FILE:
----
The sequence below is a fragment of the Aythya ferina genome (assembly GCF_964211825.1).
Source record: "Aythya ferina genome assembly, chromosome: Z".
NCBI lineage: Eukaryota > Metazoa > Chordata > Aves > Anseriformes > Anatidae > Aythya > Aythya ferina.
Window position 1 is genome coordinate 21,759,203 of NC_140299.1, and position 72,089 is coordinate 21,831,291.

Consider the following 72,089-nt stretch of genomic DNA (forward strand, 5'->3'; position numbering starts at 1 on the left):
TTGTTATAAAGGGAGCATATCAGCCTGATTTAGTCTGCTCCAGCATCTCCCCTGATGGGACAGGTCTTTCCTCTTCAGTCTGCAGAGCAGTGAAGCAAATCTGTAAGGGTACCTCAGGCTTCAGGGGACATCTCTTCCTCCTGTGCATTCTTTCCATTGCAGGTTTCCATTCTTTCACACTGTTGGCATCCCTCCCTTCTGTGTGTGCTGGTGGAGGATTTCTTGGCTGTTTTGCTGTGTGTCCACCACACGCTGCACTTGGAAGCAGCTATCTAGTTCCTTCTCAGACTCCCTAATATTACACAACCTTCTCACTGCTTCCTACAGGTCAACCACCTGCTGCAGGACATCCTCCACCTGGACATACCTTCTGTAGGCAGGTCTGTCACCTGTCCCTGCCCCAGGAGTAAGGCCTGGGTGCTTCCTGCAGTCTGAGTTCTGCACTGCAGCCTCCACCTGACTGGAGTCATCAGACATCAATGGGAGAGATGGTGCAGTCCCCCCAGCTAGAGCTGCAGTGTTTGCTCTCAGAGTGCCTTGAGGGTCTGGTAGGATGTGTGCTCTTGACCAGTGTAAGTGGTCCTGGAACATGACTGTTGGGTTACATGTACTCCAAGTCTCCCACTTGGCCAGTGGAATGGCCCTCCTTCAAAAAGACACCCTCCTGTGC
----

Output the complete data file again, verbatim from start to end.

The sequence below is a fragment of the Aythya ferina genome (assembly GCF_964211825.1).
Source record: "Aythya ferina genome assembly, chromosome: Z".
NCBI lineage: Eukaryota > Metazoa > Chordata > Aves > Anseriformes > Anatidae > Aythya > Aythya ferina.
Window position 1 is genome coordinate 21,759,203 of NC_140299.1, and position 72,089 is coordinate 21,831,291.

Consider the following 72,089-nt stretch of genomic DNA (forward strand, 5'->3'; position numbering starts at 1 on the left):
TTGTTATAAAGGGAGCATATCAGCCTGATTTAGTCTGCTCCAGCATCTCCCCTGATGGGACAGGTCTTTCCTCTTCAGTCTGCAGAGCAGTGAAGCAAATCTGTAAGGGTACCTCAGGCTTCAGGGGACATCTCTTCCTCCTGTGCATTCTTTCCATTGCAGGTTTCCATTCTTTCACACTGTTGGCATCCCTCCCTTCTGTGTGTGCTGGTGGAGGATTTCTTGGCTGTTTTGCTGTGTGTCCACCACACGCTGCACTTGGAAGCAGCTATCTAGTTCCTTCTCAGACTCCCTAATATTACACAACCTTCTCACTGCTTCCTACAGGTCAACCACCTGCTGCAGGACATCCTCCACCTGGACATACCTTCTGTAGGCAGGTCTGTCACCTGTCCCTGCCCCAGGAGTAAGGCCTGGGTGCTTCCTGCAGTCTGAGTTCTGCACTGCAGCCTCCACCTGACTGGAGTCATCAGACATCAATGGGAGAGATGGTGCAGTCCCCCCAGCTAGAGCTGCAGTGTTTGCTCTCAGAGTGCCTTGAGGGTCTGGTAGGATGTGTGCTCTTGACCAGTGTAAGTGGTCCTGGAACATGACTGTTGGGTTACATGTACTCCAAGTCTCCCACTTGGCCAGTGGAATGGCCCTCCTTCAAAAAGACACCCTCCTGTGC